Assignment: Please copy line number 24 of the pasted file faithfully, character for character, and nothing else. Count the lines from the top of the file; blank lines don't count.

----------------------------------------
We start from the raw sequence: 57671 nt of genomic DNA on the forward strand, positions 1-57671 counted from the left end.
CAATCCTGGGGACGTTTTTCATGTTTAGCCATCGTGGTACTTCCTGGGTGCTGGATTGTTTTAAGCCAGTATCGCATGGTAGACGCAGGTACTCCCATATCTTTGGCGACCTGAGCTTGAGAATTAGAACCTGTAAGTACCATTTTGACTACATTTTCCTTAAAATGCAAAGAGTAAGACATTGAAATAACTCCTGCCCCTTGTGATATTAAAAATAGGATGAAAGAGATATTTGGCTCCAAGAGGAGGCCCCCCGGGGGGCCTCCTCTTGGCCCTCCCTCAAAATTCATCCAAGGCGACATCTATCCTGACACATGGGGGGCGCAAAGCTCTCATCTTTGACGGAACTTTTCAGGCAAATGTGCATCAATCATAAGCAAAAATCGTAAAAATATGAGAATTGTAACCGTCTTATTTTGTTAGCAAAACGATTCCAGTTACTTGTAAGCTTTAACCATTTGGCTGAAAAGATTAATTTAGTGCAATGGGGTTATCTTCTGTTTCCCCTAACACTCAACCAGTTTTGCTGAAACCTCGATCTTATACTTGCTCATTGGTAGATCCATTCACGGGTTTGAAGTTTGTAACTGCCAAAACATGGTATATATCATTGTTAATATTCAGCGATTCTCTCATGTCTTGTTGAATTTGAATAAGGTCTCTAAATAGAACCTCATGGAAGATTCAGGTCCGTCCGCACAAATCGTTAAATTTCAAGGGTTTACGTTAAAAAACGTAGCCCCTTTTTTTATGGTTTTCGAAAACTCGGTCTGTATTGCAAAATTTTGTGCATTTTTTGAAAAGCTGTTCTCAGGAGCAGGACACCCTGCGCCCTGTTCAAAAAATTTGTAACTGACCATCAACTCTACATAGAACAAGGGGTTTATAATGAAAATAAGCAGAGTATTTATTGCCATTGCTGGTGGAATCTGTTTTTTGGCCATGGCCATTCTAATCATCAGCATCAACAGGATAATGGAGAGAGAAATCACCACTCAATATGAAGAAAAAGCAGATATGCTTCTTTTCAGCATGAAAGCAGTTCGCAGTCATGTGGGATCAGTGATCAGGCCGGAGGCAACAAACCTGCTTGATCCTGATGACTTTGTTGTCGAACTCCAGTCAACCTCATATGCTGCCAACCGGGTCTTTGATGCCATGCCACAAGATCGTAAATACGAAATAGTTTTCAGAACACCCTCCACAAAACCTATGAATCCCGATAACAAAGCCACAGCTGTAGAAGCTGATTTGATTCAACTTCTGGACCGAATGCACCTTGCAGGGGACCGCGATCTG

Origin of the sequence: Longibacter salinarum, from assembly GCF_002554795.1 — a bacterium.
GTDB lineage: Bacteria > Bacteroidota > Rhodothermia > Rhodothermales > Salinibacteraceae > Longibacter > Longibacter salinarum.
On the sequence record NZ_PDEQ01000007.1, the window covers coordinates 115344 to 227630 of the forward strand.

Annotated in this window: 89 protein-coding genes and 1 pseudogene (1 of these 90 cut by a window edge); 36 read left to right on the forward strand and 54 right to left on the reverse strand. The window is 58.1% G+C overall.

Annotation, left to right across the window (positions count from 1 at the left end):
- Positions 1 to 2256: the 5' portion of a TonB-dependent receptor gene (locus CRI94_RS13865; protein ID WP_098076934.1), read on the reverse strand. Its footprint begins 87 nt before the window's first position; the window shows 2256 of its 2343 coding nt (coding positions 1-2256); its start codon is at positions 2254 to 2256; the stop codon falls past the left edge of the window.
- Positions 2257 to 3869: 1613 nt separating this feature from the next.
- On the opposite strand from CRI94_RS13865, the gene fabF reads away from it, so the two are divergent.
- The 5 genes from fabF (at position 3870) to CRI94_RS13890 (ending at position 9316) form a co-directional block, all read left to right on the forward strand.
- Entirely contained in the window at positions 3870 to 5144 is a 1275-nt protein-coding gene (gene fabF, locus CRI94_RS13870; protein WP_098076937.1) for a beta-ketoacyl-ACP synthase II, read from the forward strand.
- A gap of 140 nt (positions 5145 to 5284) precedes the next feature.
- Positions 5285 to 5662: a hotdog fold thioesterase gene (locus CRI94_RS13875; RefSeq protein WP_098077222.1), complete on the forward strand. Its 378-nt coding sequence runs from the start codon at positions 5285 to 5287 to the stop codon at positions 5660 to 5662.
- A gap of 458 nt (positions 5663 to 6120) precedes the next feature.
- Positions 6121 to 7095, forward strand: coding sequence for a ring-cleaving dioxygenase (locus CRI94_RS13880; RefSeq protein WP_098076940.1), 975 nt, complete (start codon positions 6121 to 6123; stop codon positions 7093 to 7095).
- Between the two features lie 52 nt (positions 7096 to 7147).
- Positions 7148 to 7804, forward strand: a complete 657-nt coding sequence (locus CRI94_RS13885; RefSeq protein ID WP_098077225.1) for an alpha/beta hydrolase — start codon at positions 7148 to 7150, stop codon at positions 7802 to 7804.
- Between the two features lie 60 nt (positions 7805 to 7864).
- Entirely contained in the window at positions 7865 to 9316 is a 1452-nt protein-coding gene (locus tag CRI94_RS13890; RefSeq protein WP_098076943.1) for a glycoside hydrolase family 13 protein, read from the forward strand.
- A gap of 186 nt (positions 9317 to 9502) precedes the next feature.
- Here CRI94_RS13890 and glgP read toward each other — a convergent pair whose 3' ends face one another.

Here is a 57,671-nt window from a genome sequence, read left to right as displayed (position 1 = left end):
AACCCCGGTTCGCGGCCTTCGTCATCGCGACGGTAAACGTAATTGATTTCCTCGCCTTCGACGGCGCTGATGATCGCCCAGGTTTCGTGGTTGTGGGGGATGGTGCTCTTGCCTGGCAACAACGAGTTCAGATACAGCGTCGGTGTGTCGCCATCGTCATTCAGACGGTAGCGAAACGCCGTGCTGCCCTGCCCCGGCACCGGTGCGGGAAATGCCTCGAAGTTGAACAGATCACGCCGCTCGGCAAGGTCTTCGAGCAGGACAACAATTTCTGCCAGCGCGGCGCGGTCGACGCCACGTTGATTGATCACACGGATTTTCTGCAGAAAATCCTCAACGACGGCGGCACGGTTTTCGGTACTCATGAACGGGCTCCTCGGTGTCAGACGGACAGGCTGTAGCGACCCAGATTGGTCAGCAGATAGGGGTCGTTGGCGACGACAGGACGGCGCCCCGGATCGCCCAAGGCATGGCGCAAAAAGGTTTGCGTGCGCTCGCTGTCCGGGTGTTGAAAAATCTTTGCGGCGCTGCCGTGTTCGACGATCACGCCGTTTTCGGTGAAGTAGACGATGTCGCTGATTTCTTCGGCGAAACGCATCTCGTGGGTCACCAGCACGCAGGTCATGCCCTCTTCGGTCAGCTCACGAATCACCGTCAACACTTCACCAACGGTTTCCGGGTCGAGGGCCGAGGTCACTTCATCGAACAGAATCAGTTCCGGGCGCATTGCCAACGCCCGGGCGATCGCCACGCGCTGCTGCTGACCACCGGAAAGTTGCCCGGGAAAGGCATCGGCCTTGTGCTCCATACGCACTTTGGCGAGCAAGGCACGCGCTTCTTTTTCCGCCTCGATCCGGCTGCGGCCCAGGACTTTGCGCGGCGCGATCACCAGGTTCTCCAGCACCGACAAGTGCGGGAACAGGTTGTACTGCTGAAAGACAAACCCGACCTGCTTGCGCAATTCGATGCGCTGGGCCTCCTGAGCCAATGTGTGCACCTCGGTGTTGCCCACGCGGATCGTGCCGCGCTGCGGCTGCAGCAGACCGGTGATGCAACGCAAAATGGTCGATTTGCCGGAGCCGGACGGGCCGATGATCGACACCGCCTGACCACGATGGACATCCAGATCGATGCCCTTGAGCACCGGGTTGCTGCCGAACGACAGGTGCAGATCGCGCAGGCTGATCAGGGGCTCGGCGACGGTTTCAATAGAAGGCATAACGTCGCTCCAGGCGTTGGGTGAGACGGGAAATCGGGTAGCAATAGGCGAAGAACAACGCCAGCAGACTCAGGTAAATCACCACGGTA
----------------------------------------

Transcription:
AACCCCGGTTCGCGGCCTTCGTCATCGCGACGGTAAACGTAATTGATTTCCTCGCCTTCGACGGCGCTGATGATCGCCCAGGTTTCGTGGTTGTGGGGGATGGTGCTCTTGCCTGGCAACAACGAGTTCAGATACAGCGTCGGTGTGTCGCCATCGTCATTCAGACGGTAGCGAAACGCCGTGCTGCCCTGCCCCGGCACCGGTGCGGGAAATGCCTCGAAGTTGAACAGATCACGCCGCTCGGCAAGGTCTTCGAGCAGGACAACAATTTCTGCCAGCGCGGCGCGGTCGACGCCACGTTGATTGATCACACGGATTTTCTGCAGAAAATCCTCAACGACGGCGGCACGGTTTTCGGTACTCATGAACGGGCTCCTCGGTGTCAGACGGACAGGCTGTAGCGACCCAGATTGGTCAGCAGATAGGGGTCGTTGGCGACGACAGGACGGCGCCCCGGATCGCCCAAGGCATGGCGCAAAAAGGTTTGCGTGCGCTCGCTGTCCGGGTGTTGAAAAATCTTTGCGGCGCTGCCGTGTTCGACGATCACGCCGTTTTCGGTGAAGTAGACGATGTCGCTGATTTCTTCGGCGAAACGCATCTCGTGGGTCACCAGCACGCAGGTCATGCCCTCTTCGGTCAGCTCACGAATCACCGTCAACACTTCACCAACGGTTTCCGGGTCGAGGGCCGAGGTCACTTCATCGAACAGAATCAGTTCCGGGCGCATTGCCAACGCCCGGGCGATCGCCACGCGCTGCTGCTGACCACCGGAAAGTTGCCCGGGAAAGGCATCGGCCTTGTGCTCCATACGCACTTTGGCGAGCAAGGCACGCGCTTCTTTTTCCGCCTCGATCCGGCTGCGGCCCAGGACTTTGCGCGGCGCGATCACCAGGTTCTCCAGCACCGACAAGTGCGGGAACAGGTTGTACTGCTGAAAGACAAACCCGACCTGCTTGCGCAATTCGATGCGCTGGGCCTCCTGAGCCAATGTGTGCACCTCGGTGTTGCCCACGCGGATCGTGCCGCGCTGCGGCTGCAGCAGACCGGTGATGCAACGCAAAATGGTCGATTTGCCGGAGCCGGACGGGCCGATGATCGACACCGCCTGACCACGATGGACATCCAGATCGATGCCCTTGAGCACCGGGTTGCTGCCGAACGACAGGTGCAGATCGCGCAGGCTGATCAGGGGCTCGGCGACGGTTTCAATAGAAGGCATAACGTCGCTCCAGGCGTTGGGTGAGACGGGAAATCGGGTAGCAATAGGCGAAGAACAACGCCAGCAGACTCAGGTAAATCACCACGGTA